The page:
Good morning. My name is Aaron Speer. I'm the vice-president of flight operations at First Air. On behalf of First Air I would like to thank the committee for the opportunity to appear this morning to present some of the unique challenges that we face on a daily basis in our operations.
With 71 years of experience, First Air is a leading airline serving Canada's Arctic, where we provide scheduled service between 31 northern communities with connections to Ottawa, Montreal, Winnipeg, and Edmonton. Ultimately, we have more destinations north of the Arctic Circle than south of it. Most of these communities do not have road access, so reliable air transportation represents the only means of year-round access.
Given our theatre of operations, we regularly face challenges and operational issues that are not faced by traditional southern airlines. Many of the airports in northern Canada were established during the Cold War. Since then, unlike many airports in southern Canada, they have undergone very little expansion and modernization.
There are limited approach procedures. While GPS approaches are prevalent in southern airports, they have not been deployed readily across the north.
There are limited lighting systems. Many airports are served with extremely basic approach lights. Visual glide slope indicators often are not available or are configured only for smaller aircraft.
There is outdated technology. The Iqaluit ILS has been off the air since early April, with no clear solution in sight since the failed components are no longer manufactured.
There are gravel runways. The bulk of our network is served by airports with often very short gravel runways. These runways limit the selection of aircraft that can be used and significantly increase our maintenance costs.
There is limited weather information. Many stations are not served by 24-hour weather reporting systems. While some progress has been made recently to expand the areas of coverage, we are often forced to make operational decisions without the benefit of weather reporting or forecasting.
There is limited fuel access. Fuel is resupplied once per year in most communities. When the fuel supply is exhausted it cannot be replaced until late the following summer. In the case of Taloyoak this year, we were required to operate for over three months without access to fuel at that station. Coupled with the distances between communities, the lack of fuel represents a significant operational handicap.
There is a lack of viable alternate airports. Given the limited approach procedures, limited approach lights, limited weather information, potential fuel supply limitations, and the large distances between airports, we are often heavily penalized by a lack of suitable alternate airports.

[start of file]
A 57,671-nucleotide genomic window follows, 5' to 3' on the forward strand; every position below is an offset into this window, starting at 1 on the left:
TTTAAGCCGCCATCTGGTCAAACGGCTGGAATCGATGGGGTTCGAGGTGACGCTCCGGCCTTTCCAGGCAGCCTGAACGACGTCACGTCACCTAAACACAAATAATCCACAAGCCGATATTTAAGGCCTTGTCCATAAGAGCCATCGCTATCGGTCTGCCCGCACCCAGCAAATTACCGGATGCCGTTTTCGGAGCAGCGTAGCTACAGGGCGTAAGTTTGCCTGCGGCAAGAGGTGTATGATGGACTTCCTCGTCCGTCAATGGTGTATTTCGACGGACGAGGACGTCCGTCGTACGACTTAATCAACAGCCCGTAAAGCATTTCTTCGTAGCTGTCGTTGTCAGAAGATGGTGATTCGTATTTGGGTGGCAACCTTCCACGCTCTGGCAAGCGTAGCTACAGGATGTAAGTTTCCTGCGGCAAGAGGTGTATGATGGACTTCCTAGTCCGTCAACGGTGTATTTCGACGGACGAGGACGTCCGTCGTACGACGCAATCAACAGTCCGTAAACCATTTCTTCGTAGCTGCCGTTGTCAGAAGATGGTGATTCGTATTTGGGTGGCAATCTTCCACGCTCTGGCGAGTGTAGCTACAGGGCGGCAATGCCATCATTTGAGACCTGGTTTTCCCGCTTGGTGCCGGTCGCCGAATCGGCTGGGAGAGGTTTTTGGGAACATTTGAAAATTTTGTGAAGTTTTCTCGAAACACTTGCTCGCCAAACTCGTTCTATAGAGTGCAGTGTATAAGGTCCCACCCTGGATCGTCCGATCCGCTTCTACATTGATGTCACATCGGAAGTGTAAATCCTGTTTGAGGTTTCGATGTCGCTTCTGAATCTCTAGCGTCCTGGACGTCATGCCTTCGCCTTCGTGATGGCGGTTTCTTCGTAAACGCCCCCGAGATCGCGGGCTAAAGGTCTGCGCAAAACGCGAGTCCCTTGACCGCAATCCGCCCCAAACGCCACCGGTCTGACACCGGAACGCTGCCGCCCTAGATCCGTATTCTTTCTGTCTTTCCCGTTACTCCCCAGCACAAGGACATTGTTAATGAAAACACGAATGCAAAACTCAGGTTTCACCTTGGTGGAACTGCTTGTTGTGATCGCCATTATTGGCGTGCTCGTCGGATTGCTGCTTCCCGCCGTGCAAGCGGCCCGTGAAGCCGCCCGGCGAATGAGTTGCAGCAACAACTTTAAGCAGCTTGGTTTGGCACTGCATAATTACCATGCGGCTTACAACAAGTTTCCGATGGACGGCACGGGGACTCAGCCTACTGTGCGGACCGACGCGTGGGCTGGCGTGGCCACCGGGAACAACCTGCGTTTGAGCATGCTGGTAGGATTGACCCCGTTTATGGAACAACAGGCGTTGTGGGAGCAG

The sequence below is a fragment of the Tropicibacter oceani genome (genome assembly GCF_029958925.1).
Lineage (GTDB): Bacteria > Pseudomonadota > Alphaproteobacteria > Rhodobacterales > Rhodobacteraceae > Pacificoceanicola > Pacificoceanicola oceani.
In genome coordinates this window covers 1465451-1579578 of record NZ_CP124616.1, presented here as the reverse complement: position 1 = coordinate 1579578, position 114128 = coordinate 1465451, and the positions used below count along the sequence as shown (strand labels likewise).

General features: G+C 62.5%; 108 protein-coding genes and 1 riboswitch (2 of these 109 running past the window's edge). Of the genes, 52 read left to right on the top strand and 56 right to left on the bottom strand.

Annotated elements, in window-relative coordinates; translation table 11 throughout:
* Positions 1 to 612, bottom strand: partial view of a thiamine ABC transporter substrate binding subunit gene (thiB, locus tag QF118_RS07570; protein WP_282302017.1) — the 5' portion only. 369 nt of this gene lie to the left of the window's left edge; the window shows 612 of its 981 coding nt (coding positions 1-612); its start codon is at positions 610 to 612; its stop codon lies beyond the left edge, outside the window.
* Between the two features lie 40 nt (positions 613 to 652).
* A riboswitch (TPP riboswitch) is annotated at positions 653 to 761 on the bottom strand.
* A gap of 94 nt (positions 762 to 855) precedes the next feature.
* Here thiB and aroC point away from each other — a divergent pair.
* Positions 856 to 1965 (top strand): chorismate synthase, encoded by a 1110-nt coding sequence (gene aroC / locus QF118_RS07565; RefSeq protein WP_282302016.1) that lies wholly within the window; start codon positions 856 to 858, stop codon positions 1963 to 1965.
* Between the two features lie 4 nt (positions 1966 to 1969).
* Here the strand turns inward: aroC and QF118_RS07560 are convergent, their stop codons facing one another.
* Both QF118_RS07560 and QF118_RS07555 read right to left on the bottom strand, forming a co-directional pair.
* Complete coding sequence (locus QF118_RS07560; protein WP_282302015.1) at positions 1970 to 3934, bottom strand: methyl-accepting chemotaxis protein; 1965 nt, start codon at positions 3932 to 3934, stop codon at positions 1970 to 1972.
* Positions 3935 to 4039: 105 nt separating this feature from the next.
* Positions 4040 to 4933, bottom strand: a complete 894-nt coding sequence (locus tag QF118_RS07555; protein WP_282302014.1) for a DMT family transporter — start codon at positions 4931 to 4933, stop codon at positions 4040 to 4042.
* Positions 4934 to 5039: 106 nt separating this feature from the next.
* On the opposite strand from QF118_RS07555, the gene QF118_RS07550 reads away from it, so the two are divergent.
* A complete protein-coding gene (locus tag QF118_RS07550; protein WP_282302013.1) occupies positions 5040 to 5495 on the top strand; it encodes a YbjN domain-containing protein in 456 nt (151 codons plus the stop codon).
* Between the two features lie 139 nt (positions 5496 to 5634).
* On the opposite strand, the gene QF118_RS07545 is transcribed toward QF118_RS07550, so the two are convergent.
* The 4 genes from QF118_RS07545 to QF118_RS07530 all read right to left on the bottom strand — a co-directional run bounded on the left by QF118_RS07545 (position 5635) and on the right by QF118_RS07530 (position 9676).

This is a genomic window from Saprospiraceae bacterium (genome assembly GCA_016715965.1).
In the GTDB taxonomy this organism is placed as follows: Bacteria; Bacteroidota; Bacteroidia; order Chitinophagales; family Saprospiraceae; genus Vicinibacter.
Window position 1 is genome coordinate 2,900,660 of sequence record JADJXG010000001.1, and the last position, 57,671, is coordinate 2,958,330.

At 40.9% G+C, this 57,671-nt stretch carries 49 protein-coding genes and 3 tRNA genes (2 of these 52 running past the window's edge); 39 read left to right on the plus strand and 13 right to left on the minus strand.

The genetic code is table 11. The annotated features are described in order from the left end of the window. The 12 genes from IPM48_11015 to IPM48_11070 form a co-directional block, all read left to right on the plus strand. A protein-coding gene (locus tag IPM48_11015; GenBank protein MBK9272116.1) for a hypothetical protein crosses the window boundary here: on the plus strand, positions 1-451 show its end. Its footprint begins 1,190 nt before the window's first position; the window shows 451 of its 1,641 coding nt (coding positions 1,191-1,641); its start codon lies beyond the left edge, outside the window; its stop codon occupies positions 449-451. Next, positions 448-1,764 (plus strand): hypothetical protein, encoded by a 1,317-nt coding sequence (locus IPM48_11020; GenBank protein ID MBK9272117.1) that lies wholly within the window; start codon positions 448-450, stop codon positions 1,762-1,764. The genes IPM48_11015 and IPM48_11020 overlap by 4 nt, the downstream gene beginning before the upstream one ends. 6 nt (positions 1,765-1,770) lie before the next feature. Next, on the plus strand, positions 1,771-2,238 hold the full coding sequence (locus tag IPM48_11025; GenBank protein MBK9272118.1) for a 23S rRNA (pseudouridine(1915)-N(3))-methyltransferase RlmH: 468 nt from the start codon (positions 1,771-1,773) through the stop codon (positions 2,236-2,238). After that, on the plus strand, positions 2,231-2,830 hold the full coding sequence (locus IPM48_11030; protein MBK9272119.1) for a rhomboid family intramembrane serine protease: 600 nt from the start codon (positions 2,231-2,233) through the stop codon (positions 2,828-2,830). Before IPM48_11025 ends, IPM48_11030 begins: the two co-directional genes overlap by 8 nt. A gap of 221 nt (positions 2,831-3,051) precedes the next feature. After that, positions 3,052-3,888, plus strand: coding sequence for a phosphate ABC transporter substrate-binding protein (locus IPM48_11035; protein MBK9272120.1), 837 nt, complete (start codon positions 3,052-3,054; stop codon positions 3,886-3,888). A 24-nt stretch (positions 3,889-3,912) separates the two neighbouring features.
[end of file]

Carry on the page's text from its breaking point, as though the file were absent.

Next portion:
Without improved infrastructure at some communities we will ultimately be faced with only two options.
One option is that we will continue to operate with older technology aircraft to support those shorter runways. While this does ensure that there is service continuing to all the communities, the older aircraft will ultimately reach a point where they are not financially viable. At the same time, the older aircraft are not able to take advantage of all technological advances, in some cases including safety-related ones.
Our other option is to cease operations to those communities with the shorter runways. In this situation, the only option that would remain would be for a smaller carrier using smaller aircraft, likely a CAR 703 air taxi or 704 commuter operator, to introduce service to those communities. While that would ensure that the communities do continue to receive the service, those operators are not bound by the same stringent CAR 705 airline regulations that govern our operations.
Air transport is a lifeline to the north. From medical travel to food supplies, the populations of the north depend on our service to live their lives to the fullest. Without external investment in the northern infrastructure, our operation is not sustainable. At some point, should this investment not occur, a reduction in the level of service that we provide is inevitable.
I would like to thank you again for the opportunity to appear today before the committee. Given the number of witnesses who have appeared to date, I believe the committee does have a fairly good understanding of the issues facing the industry as a whole. I have limited my discussion primarily to the issues facing our unique operation in the north. Despite that focus, I would be pleased to answer any questions you have, whether they relate to the industry as a whole, the airline industry, or our operations in the north.